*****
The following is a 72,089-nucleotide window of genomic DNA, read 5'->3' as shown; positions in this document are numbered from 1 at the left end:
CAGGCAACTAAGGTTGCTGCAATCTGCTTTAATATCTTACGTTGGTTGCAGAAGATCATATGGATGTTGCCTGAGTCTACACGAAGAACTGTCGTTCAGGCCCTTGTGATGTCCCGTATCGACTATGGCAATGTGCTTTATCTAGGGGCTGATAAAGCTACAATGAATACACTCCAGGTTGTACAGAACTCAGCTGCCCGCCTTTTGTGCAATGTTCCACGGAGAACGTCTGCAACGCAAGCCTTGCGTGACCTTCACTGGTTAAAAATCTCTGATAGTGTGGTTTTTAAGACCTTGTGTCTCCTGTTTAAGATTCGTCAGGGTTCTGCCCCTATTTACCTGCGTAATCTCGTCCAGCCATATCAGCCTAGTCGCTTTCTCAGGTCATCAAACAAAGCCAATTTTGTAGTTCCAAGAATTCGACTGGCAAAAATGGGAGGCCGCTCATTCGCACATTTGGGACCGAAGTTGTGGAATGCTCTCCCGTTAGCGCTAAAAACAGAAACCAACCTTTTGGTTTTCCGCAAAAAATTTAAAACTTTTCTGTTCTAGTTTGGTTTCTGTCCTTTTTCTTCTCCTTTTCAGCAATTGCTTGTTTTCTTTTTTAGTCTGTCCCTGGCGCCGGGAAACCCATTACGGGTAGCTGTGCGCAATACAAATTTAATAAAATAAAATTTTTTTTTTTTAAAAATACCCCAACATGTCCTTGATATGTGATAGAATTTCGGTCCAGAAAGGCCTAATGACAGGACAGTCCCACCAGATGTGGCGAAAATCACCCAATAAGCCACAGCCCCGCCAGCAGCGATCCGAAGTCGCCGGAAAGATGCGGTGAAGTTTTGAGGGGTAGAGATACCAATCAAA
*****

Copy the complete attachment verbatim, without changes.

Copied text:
The following is a 72,089-nucleotide window of genomic DNA, read 5'->3' as shown; positions in this document are numbered from 1 at the left end:
CAGGCAACTAAGGTTGCTGCAATCTGCTTTAATATCTTACGTTGGTTGCAGAAGATCATATGGATGTTGCCTGAGTCTACACGAAGAACTGTCGTTCAGGCCCTTGTGATGTCCCGTATCGACTATGGCAATGTGCTTTATCTAGGGGCTGATAAAGCTACAATGAATACACTCCAGGTTGTACAGAACTCAGCTGCCCGCCTTTTGTGCAATGTTCCACGGAGAACGTCTGCAACGCAAGCCTTGCGTGACCTTCACTGGTTAAAAATCTCTGATAGTGTGGTTTTTAAGACCTTGTGTCTCCTGTTTAAGATTCGTCAGGGTTCTGCCCCTATTTACCTGCGTAATCTCGTCCAGCCATATCAGCCTAGTCGCTTTCTCAGGTCATCAAACAAAGCCAATTTTGTAGTTCCAAGAATTCGACTGGCAAAAATGGGAGGCCGCTCATTCGCACATTTGGGACCGAAGTTGTGGAATGCTCTCCCGTTAGCGCTAAAAACAGAAACCAACCTTTTGGTTTTCCGCAAAAAATTTAAAACTTTTCTGTTCTAGTTTGGTTTCTGTCCTTTTTCTTCTCCTTTTCAGCAATTGCTTGTTTTCTTTTTTAGTCTGTCCCTGGCGCCGGGAAACCCATTACGGGTAGCTGTGCGCAATACAAATTTAATAAAATAAAATTTTTTTTTTTTAAAAATACCCCAACATGTCCTTGATATGTGATAGAATTTCGGTCCAGAAAGGCCTAATGACAGGACAGTCCCACCAGATGTGGCGAAAATCACCCAATAAGCCACAGCCCCGCCAGCAGCGATCCGAAGTCGCCGGAAAGATGCGGTGAAGTTTTGAGGGGTAGAGATACCAATCAAA